On December 7, 2009, Trenter went on medical leave to address a shoulder injury and his depression. The following day, P.C. conducted Trenter's annual performance review. In the evaluation, Trenter was deemed competent in all areas and as having achieved all goals, but was rated as "failing to meet expectations." The evaluation indicated several strengths demonstrated by Trenter, but noted that he "continued a pattern of performance issues, " including "inadequate and careless charting of narcotics, rude and inappropriate behavior to a fellow staff member . . . and out of scope charting." The evaluation further noted that Trenter was placed on a performance plan and "asked to reduce his absenteeism."

Nine months later, while still on leave in September 2010, Trenter underwent surgery for his hiatal hernia. The surgery corrected the condition, and Trenter "was ready to come back to work" in December 2010.

Under the collective-bargaining agreement between the MNA and Fairview that governed Trenter's employment, Fairview was required to grant nurses up to 12 months' unpaid leave for "personal illness, injury, or disability." When a leave lasted three or less months, "the nurse will be returned to her or his previous position." But when a leave lasted more than three months, but fewer than 12 months, "the nurse will be returned to her or his previous position if it is open and, if not, to her or his previous classification and scheduled number of hours."

Trenter returned to work on December 7, 2010—12 months after commencing medical leave. Trenter provided Fairview with a doctor's letter, indicating that he had a ten-pound lifting restriction for 20 more days—until December 27, 2010. Fairview assigned Trenter to transitional work that included "answering phone[s]" and "dispatching volunteers." Fairview notified Trenter that his transitional work would expire December 26 and that Trenter had until then to secure a new position at Fairview. Because Trenter's previous position in the float pool was no longer available, he was required to apply to open positions.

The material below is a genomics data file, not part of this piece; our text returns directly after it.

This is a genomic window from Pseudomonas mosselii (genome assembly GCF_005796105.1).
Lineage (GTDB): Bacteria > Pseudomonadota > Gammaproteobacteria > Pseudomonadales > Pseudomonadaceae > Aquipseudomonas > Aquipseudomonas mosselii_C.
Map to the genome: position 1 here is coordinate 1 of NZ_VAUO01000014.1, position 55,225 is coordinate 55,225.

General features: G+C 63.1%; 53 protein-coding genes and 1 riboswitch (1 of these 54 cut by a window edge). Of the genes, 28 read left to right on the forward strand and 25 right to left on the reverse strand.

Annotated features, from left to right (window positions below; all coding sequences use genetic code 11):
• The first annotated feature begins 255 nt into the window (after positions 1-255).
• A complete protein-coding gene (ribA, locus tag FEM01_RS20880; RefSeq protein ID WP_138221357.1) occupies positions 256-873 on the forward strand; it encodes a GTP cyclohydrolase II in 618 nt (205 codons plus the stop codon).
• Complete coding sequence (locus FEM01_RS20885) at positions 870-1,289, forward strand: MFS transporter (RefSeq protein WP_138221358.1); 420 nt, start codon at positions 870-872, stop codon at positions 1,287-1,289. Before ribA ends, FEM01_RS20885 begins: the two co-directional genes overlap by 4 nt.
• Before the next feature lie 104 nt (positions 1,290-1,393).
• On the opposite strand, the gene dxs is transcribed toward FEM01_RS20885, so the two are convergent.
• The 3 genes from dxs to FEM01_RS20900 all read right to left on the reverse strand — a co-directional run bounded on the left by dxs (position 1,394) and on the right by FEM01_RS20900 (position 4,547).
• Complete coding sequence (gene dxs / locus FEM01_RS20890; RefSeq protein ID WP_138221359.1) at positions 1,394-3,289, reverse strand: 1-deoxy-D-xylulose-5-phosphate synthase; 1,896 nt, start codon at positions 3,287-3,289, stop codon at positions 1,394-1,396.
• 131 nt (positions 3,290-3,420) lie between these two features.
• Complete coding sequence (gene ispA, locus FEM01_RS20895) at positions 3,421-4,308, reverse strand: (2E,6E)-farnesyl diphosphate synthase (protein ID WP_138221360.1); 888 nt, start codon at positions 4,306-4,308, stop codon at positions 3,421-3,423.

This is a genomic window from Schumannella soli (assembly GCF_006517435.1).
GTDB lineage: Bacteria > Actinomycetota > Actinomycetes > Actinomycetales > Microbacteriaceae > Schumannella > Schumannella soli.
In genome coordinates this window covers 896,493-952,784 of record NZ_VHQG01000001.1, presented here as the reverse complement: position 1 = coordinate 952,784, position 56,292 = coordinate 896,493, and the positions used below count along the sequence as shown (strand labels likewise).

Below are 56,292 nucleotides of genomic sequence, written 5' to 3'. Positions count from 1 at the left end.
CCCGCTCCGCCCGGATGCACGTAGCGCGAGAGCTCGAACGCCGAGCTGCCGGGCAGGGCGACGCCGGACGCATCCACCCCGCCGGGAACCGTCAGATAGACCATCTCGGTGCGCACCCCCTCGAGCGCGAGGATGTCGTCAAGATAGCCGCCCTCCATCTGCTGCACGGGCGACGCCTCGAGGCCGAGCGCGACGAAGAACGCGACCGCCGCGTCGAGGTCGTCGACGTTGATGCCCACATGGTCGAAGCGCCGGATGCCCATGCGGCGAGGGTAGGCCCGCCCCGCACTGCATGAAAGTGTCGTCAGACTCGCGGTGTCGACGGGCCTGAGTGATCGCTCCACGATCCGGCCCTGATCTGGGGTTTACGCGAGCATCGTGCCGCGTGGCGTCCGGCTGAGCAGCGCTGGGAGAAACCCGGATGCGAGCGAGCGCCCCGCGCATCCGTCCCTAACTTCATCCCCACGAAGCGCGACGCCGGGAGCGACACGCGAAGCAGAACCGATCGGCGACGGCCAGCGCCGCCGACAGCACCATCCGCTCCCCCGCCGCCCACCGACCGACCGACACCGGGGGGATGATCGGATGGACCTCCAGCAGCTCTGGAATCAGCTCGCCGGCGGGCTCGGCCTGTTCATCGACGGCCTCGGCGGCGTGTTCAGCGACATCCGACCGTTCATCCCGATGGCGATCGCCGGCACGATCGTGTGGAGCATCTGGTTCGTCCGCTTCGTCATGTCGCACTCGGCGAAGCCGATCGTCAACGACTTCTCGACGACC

S.J., in Fairview's talent acquisition and career services, assisted Trenter with his job-search efforts. S.J. began working with Trenter in late 2010 while he was still on medical leave. She "identified several RN jobs Trenter was qualified for an[d] urged him to apply for them." There were seven positions open in "med/surg" in December 2010 for which Trenter was qualified. But Trenter did not apply for any of those positions. Had Trenter applied for any of the seven open positions, he would have been hired, due to his qualifications and his seniority relative to the other applicants.

Trenter applied for five positions at Fairview, none of which he was qualified to perform. There is no dispute that Trenter lacked the minimum qualifications for the two "RN-Emergency" positions and the two "RN ICU" positions for which he applied. The fifth position, a critical-care float position, required applicants to take a telemetry test. Trenter took the test and failed. Although P.C. testified that float nurses who fail the telemetry test are given an opportunity to continue working and take it again, Fairview has a policy that applicants will not be considered for critical-care positions unless they pass the telemetry test on their first try. Trenter was neither hired for the critical-care position nor given an opportunity to retake the telemetry test.

Fairview terminated Trenter's employment on January 10, 2011. In its termination letter, T.M. and C.O. of the human-resources department explained that because Trenter did not apply for an open position for which he was qualified, his employment with Fairview had terminated.

In December 2011, Trenter sued Fairview, asserting claims under the MHRA, Minn. Stat. §§ 363A.01-.43 (2012), of age discrimination, disability discrimination, failure to accommodate a disability, and reprisal. Fairview moved for summary judgment on all claims, and Trenter moved for partial summary judgment on his failure-to-accommodate claim. Following a hearing, the district court concluded that Trenter failed to establish a prima facie case on each claim, entered summary judgment in favor of Fairview, and dismissed Trenter's complaint in its entirety. This appeal follows.


The question this case presents is whether the district court erred by granting summary judgment to Fairview on Trenter's claims of disability discrimination, failure to accommodate a disability, and reprisal under the MHRA.[1] We review a district court's decision on summary judgment de novo. Riverview Muir Doran, LLC v. JADT Dev. Group, LLC, 790 N.W.2d 167, 170 (Minn. 2010). "In doing so, we determine whether the district court properly applied the law and whether there are genuine issues of material fact that preclude summary judgment." Id.